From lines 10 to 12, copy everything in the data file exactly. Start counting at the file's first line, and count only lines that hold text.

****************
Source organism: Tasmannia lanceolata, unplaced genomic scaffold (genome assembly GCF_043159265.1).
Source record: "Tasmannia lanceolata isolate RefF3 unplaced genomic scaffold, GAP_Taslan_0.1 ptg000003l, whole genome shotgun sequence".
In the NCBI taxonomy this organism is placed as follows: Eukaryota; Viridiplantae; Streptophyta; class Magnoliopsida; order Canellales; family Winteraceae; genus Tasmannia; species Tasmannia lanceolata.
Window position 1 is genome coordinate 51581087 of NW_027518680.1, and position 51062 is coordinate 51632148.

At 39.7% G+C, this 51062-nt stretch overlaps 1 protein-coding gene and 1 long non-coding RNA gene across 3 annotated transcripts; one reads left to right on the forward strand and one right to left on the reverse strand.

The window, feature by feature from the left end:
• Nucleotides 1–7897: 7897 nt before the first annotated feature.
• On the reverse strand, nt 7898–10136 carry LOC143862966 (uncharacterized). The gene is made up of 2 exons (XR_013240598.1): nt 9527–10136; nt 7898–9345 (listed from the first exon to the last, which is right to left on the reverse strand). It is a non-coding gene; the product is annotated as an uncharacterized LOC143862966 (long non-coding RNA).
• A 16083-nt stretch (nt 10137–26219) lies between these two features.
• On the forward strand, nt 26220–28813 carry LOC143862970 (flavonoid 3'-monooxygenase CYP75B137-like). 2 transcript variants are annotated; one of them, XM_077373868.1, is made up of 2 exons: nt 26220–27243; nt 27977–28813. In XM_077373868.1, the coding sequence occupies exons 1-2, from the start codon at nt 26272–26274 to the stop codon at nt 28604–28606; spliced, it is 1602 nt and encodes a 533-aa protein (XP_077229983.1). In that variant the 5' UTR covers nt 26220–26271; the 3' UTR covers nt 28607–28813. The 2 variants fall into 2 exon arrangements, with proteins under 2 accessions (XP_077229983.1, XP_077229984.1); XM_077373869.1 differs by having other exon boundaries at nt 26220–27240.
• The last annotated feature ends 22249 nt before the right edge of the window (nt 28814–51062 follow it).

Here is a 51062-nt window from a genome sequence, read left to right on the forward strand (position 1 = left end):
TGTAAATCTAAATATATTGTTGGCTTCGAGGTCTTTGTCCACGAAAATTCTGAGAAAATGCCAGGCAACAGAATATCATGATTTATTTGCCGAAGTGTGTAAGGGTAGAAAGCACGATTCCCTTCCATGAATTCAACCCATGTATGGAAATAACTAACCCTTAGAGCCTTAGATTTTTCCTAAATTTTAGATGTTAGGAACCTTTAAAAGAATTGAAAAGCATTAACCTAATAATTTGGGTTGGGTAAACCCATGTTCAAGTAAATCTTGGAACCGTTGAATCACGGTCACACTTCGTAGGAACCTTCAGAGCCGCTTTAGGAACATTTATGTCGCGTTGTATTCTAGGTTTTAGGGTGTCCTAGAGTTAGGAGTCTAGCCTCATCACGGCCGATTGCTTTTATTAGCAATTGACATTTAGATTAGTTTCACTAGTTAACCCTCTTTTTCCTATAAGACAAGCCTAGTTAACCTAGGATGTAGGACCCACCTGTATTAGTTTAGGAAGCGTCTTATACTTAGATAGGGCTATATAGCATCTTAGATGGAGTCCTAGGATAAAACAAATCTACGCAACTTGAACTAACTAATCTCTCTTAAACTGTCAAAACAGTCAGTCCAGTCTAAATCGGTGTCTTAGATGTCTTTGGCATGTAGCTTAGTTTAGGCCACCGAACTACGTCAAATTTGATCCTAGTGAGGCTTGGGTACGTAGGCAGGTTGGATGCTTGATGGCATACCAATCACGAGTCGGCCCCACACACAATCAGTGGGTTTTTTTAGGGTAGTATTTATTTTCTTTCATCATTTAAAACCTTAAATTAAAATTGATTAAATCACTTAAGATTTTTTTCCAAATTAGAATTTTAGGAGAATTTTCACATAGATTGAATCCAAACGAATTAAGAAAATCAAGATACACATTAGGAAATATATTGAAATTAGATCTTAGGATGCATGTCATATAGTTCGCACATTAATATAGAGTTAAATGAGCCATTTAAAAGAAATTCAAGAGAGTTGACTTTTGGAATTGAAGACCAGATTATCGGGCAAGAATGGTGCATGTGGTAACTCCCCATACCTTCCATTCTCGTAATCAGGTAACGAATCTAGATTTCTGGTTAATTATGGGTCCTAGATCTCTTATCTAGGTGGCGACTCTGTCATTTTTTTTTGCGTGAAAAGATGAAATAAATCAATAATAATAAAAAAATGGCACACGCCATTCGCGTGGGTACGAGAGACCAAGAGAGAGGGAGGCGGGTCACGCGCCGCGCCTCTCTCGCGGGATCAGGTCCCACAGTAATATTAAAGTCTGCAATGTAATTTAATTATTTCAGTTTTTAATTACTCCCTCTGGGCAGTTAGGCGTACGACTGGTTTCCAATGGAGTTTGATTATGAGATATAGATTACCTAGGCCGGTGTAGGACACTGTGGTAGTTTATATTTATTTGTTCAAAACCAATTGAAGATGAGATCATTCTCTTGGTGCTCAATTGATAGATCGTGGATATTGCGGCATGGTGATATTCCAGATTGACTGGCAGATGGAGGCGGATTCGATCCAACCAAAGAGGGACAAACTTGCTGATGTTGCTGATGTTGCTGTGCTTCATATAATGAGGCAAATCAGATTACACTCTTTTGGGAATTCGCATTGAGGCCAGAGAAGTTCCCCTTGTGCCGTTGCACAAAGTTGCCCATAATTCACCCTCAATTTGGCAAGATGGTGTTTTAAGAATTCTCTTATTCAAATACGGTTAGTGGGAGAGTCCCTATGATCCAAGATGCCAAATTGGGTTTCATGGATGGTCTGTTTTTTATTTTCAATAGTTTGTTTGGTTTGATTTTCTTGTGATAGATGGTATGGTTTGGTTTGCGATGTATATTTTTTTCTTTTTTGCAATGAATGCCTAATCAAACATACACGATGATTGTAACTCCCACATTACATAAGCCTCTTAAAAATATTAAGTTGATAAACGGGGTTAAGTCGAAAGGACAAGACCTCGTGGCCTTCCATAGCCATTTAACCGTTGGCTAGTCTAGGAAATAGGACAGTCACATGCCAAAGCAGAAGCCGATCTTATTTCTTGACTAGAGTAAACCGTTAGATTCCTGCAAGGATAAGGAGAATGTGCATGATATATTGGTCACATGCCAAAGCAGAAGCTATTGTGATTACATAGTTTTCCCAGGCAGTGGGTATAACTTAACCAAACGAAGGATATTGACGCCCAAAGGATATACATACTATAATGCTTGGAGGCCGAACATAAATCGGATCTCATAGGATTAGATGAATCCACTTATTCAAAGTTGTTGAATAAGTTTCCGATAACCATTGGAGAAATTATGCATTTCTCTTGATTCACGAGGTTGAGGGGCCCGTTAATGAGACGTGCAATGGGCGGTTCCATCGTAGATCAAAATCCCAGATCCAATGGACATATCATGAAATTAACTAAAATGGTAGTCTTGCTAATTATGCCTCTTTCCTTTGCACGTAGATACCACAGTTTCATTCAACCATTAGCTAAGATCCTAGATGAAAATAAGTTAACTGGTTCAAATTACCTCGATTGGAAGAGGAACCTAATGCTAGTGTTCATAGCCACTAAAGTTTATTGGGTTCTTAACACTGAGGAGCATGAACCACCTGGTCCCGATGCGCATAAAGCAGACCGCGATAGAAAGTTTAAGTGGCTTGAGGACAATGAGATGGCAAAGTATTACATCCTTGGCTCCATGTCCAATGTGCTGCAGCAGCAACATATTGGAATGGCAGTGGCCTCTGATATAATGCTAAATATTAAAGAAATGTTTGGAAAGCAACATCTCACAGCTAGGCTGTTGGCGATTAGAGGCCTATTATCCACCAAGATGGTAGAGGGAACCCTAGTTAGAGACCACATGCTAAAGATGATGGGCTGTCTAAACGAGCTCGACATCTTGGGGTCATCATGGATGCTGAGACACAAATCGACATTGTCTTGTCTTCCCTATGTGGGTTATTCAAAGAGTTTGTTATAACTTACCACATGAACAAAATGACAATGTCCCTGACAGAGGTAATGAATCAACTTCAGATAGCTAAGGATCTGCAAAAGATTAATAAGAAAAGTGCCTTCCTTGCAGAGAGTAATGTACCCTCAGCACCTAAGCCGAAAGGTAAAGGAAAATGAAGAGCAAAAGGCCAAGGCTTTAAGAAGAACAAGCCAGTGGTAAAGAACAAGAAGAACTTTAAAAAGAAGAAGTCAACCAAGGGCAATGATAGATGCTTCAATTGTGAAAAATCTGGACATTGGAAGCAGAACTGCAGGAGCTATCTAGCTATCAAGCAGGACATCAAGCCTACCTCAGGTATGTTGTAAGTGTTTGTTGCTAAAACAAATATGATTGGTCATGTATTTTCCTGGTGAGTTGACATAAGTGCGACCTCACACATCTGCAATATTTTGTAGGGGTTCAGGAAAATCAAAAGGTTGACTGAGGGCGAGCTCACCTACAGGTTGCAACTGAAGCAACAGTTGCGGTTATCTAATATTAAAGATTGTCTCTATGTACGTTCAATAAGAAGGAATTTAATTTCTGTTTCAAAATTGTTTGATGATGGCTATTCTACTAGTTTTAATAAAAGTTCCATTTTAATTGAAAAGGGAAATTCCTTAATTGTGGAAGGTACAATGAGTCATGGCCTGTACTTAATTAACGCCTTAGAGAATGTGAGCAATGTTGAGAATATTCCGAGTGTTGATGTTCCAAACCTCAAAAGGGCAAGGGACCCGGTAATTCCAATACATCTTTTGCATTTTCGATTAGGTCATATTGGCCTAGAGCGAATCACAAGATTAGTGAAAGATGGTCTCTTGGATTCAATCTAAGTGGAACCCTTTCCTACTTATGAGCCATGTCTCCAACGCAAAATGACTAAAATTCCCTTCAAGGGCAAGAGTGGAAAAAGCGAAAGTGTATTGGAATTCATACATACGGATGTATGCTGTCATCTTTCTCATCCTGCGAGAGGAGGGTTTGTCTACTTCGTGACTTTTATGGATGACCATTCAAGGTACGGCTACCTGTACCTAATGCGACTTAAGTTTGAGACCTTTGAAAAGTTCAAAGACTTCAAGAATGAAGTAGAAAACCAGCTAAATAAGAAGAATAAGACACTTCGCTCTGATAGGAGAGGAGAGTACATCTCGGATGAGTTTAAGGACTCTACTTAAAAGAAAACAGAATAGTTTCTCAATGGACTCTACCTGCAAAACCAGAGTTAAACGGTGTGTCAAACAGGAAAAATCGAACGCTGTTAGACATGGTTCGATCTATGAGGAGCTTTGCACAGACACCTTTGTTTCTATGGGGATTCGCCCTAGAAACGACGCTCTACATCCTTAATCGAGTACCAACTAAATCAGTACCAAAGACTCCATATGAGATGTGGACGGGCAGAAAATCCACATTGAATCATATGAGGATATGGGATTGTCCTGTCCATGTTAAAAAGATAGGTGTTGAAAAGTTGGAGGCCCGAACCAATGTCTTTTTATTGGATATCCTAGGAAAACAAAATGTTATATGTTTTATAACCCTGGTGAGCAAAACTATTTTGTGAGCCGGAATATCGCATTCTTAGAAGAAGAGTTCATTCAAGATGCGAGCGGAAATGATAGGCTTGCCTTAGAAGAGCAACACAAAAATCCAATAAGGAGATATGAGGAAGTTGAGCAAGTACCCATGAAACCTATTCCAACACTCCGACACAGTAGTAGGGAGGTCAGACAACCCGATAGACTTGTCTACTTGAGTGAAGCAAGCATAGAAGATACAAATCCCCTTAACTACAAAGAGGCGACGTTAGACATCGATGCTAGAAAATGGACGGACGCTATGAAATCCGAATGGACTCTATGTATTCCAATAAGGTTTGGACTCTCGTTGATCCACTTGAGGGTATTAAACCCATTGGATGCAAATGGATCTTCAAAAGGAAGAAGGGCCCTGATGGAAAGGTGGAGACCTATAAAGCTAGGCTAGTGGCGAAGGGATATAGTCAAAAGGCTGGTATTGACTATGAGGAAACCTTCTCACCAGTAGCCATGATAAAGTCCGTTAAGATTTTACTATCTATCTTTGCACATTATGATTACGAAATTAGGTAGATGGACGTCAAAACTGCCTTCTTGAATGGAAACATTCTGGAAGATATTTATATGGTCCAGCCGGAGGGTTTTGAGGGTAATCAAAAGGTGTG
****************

• On the forward strand, nt 26220–28813 carry LOC143862970 (flavonoid 3'-monooxygenase CYP75B137-like). 2 transcript variants are annotated; one of them, XM_077373868.1, is made up of 2 exons: nt 26220–27243; nt 27977–28813. In XM_077373868.1, the coding sequence occupies exons 1-2, from the start codon at nt 26272–26274 to the stop codon at nt 28604–28606; spliced, it is 1602 nt and encodes a 533-aa protein (XP_077229983.1). In that variant the 5' UTR covers nt 26220–26271; the 3' UTR covers nt 28607–28813. The 2 variants fall into 2 exon arrangements, with proteins under 2 accessions (XP_077229983.1, XP_077229984.1); XM_077373869.1 differs by having other exon boundaries at nt 26220–27240.
• The last annotated feature ends 22249 nt before the right edge of the window (nt 28814–51062 follow it).

Here is a 51062-nt window from a genome sequence, read left to right on the forward strand (position 1 = left end):